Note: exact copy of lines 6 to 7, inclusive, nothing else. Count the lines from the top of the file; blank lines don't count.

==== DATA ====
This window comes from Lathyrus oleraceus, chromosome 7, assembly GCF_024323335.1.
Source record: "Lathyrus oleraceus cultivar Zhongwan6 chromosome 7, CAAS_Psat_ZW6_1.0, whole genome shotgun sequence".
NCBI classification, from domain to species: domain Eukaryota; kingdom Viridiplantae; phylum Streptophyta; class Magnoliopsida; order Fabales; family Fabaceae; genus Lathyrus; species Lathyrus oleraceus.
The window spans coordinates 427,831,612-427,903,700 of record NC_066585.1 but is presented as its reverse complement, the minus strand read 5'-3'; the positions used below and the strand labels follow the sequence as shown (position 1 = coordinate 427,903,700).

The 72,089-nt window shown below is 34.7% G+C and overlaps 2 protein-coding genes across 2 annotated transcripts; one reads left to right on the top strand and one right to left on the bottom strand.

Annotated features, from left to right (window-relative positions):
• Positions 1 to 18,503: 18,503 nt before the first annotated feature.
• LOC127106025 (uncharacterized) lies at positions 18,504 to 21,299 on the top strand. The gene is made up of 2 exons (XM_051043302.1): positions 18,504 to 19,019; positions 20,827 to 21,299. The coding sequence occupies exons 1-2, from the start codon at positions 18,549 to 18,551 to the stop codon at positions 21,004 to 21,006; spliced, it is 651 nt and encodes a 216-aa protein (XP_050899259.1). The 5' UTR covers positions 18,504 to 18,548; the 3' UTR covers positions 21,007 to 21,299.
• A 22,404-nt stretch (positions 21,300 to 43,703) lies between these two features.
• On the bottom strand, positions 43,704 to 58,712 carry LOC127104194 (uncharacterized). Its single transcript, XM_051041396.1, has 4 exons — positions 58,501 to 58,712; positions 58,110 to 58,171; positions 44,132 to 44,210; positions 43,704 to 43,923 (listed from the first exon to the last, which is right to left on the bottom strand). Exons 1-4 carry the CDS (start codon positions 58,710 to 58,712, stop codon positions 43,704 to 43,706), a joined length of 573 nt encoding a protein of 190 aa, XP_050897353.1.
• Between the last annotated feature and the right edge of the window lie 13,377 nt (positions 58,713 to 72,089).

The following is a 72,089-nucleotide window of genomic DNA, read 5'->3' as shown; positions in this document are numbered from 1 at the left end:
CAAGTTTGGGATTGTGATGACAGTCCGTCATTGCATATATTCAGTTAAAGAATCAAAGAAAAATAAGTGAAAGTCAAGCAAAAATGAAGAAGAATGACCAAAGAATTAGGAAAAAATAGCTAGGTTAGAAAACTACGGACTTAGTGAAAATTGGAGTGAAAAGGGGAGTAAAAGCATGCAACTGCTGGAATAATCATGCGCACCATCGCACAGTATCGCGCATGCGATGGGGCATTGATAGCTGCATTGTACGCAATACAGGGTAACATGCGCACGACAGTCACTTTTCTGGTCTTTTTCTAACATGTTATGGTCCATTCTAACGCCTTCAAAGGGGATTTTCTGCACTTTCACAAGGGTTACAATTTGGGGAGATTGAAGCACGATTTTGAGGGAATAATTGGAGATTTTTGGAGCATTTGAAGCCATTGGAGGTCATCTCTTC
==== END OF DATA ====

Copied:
Annotated features, from left to right (window-relative positions):
• Positions 1 to 18,503: 18,503 nt before the first annotated feature.